Malchow married her husband, Jim, when she was 22, and began to pursue her nursing career. After working for 11 years as a night nurse, God awakened her to the possibilities of helping others who shared her disability.
She developed a “Limb Viability Service” at Harborview Medical Center in Seattle specifically geared for amputees and those potentially facing amputations, with a support group that meets weekly. She also worked with amputees as a nurse specialist at a trauma center in Seattle.
A few years ago, Malchow was reading a Baptist newsletter about a team going to Sierra Leone to provide trauma relief in that war-ravaged country. A decade-long civil war left 2 million refugees, along with many amputee victims. “As I read it, God hit my heart right away,” Malchow says. At first, Malchow told God she had seen enough traumas in the U.S., but she continued to feel the Lord’s prodding to move beyond her comfort zone. After seeking the Lord’s will in prayer, she signed on to the two-week mission trip.
When she and her team members arrived in Sierra Leone, they met initially with 20 pastors victimized by the war. Malchow found many who were displaced from their homes and also lost family members. Some were missing limbs, and nearly all had their meager collection of Christian books destroyed.
“The rebels were told to frighten the population during the conflict,” Malchow notes. “They were told to cut off limbs rather than kill people,” she says. “They would also kill parents in front of their children and take the children.”
“It’s so awful when Satan gets rolling,” she adds. “It made me aware of the depths of evil in the heart of man.”
As they toured a refugee camp comprised mostly of Muslims, Malchow sensed something was wrong. “The people were distracted, like they didn’t want to listen to another white person,” Malchow says. “They acted like they didn’t believe the promises people were making.” Many of the Muslim refugees were missing limbs as a result of the horrible conflict.
When it was Malchow’s turn to speak she did something unusual. “I took off my artificial leg to show them I understood, and then they listened.” Suddenly many straightened up and stared intently at Malchow.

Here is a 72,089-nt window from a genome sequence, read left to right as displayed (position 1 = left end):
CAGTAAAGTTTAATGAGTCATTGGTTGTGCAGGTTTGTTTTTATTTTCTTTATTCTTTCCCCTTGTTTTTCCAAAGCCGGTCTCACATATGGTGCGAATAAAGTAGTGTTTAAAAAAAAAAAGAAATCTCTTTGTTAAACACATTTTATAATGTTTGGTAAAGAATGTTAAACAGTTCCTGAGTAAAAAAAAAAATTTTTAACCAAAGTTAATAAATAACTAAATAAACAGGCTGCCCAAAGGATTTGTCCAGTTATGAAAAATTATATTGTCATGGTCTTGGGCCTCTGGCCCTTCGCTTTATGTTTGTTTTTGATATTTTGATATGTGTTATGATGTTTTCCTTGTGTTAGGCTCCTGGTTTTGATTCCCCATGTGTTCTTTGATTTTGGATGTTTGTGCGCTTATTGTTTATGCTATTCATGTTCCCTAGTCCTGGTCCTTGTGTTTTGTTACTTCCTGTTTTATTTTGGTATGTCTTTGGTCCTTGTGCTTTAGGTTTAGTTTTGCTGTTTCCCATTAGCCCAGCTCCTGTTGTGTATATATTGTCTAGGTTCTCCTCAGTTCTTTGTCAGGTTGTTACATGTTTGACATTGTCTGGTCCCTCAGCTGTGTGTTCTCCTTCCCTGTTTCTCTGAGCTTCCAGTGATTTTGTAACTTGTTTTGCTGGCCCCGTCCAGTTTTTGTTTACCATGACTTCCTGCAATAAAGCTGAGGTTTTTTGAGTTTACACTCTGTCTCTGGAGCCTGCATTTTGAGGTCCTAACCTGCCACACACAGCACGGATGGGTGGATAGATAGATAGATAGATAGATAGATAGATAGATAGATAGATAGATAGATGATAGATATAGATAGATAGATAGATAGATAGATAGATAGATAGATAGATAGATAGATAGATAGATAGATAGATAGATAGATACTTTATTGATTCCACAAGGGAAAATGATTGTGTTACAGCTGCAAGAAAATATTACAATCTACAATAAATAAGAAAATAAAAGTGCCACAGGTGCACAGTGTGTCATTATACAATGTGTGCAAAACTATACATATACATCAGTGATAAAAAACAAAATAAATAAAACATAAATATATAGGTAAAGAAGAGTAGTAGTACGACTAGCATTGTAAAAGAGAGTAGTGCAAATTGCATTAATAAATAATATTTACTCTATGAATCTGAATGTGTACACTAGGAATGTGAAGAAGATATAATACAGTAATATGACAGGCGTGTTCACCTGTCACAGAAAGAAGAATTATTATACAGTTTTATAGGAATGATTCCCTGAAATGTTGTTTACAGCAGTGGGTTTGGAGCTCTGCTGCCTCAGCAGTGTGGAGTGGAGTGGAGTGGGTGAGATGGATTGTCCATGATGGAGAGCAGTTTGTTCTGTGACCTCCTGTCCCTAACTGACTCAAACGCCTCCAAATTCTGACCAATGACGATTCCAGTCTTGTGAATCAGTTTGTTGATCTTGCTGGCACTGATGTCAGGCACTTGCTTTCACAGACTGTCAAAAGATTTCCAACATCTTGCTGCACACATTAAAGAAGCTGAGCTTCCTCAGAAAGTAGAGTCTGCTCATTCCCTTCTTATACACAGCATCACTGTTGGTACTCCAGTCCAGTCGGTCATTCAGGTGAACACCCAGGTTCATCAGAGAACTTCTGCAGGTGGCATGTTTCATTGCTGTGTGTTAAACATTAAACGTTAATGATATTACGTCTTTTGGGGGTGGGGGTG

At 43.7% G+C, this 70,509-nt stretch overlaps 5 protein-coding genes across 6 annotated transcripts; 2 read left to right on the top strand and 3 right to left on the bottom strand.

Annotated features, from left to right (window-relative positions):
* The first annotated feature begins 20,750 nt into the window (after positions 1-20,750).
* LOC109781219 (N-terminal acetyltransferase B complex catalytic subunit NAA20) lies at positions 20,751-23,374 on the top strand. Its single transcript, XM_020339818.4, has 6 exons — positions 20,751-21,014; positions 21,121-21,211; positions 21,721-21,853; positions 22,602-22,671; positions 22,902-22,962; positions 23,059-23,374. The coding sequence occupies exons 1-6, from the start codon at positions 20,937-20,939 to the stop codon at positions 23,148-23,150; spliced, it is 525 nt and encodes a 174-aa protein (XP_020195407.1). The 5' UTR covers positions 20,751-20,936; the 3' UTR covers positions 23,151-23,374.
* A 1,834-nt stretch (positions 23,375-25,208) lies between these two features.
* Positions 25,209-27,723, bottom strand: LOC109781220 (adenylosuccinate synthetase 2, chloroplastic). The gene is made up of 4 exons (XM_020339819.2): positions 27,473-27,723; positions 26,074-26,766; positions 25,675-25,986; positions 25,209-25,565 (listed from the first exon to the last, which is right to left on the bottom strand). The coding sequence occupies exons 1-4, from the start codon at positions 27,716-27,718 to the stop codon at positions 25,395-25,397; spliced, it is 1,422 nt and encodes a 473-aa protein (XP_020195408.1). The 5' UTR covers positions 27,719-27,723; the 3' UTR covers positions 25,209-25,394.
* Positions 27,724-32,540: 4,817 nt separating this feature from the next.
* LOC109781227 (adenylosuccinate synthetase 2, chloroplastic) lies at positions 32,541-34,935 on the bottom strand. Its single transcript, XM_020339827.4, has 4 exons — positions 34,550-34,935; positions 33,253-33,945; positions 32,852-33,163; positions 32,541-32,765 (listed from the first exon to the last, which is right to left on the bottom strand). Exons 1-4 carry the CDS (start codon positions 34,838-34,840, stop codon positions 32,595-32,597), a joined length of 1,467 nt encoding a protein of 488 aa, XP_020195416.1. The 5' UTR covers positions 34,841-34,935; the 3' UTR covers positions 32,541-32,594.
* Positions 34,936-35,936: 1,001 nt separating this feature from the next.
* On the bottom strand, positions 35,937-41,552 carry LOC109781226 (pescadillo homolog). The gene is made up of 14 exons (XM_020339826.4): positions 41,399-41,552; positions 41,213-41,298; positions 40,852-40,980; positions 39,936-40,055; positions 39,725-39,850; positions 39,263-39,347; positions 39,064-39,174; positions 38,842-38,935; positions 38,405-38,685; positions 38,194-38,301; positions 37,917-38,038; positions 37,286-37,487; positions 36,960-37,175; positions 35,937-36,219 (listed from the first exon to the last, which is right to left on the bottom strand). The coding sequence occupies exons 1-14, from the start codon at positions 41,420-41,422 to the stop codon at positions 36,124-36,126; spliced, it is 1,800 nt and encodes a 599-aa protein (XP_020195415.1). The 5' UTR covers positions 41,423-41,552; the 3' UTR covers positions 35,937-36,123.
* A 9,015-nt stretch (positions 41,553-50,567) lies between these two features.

“You should all be dead,” Malchow told the men and women in front of her. “Many of your friends died of shock or pain, bleeding and infection, or because they couldn’t get to a hospital.” Many in the crowd nodded their heads in agreement as she spoke, with some possibly aware of the grim statistics: only one in four amputee victims survived their trauma during he war.
“But God has kept you alive for a reason,” she continued. “I have no idea what that reason is, but you are precious to him.”
As she toured the camp, she casually suggested to one dispirited amputee victim that he should try to play soccer on crutches. “We had developed this in Seattle and it had become an international sport,” Malchow notes. Participants in the sport run on crutches and kick the ball with their good foot.
One of the pastors she met in Sierra Leone, Mambud Samai, grabbed the idea and began to run with it. Not long after she got home, Malchow received an email from Pastor Samai. He said he had 60 people eager to play, but he needed the rules, which Malchow forwarded.
Pastor Samai, 33, is a Muslim convert himself. After he found Christ in college, his Muslim uncle cut off his educational funding. Malchow describes Samai as energetic and visionary. “About 90 percent of the team became Christians due to his influence,” she says.
In 2003, Malchow met the Sierra Leone team in London after they traveled there to play a British team. More recently, the team competed in a special division of the World Cup competition in Brazil.
“This sport has given them hope,” Malchow reports. “God has given them a sense of purpose and ability to face life,” she notes. “Instead of being viewed as pathetic amputees going down the street, people turn and say, ‘Oh, you’re one of the soccer players.’”
“It’s amazing how God takes the biggest disaster and turns it into the biggest success,” she adds. “That’s what He did with His Son.”
Mark Ellis is a Senior Correspondent for ASSIST News Service. He is also an associate pastor in Laguna Beach, CA.